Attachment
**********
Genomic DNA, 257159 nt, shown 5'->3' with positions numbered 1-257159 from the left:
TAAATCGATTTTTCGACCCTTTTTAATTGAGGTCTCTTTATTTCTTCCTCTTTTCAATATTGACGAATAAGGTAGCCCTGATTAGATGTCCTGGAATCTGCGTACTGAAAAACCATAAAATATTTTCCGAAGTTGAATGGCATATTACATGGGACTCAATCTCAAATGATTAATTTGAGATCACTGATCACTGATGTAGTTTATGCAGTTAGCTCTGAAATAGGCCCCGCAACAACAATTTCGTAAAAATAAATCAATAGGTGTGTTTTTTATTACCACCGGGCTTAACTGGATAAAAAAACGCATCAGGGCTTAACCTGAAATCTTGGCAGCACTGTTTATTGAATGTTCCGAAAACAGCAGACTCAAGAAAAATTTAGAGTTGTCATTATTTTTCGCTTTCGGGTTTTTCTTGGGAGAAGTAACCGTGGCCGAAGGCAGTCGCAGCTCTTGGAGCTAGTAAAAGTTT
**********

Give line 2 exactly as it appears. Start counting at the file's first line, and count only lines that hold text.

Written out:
TAAATCGATTTTTCGACCCTTTTTAATTGAGGTCTCTTTATTTCTTCCTCTTTTCAATATTGACGAATAAGGTAGCCCTGATTAGATGTCCTGGAATCTGCGTACTGAAAAACCATAAAATATTTTCCGAAGTTGAATGGCATATTACATGGGACTCAATCTCAAATGATTAATTTGAGATCACTGATCACTGATGTAGTTTATGCAGTTAGCTCTGAAATAGGCCCCGCAACAACAATTTCGTAAAAATAAATCAATAGGTGTGTTTTTTATTACCACCGGGCTTAACTGGATAAAAAAACGCATCAGGGCTTAACCTGAAATCTTGGCAGCACTGTTTATTGAATGTTCCGAAAACAGCAGACTCAAGAAAAATTTAGAGTTGTCATTATTTTTCGCTTTCGGGTTTTTCTTGGGAGAAGTAACCGTGGCCGAAGGCAGTCGCAGCTCTTGGAGCTAGTAAAAGTTT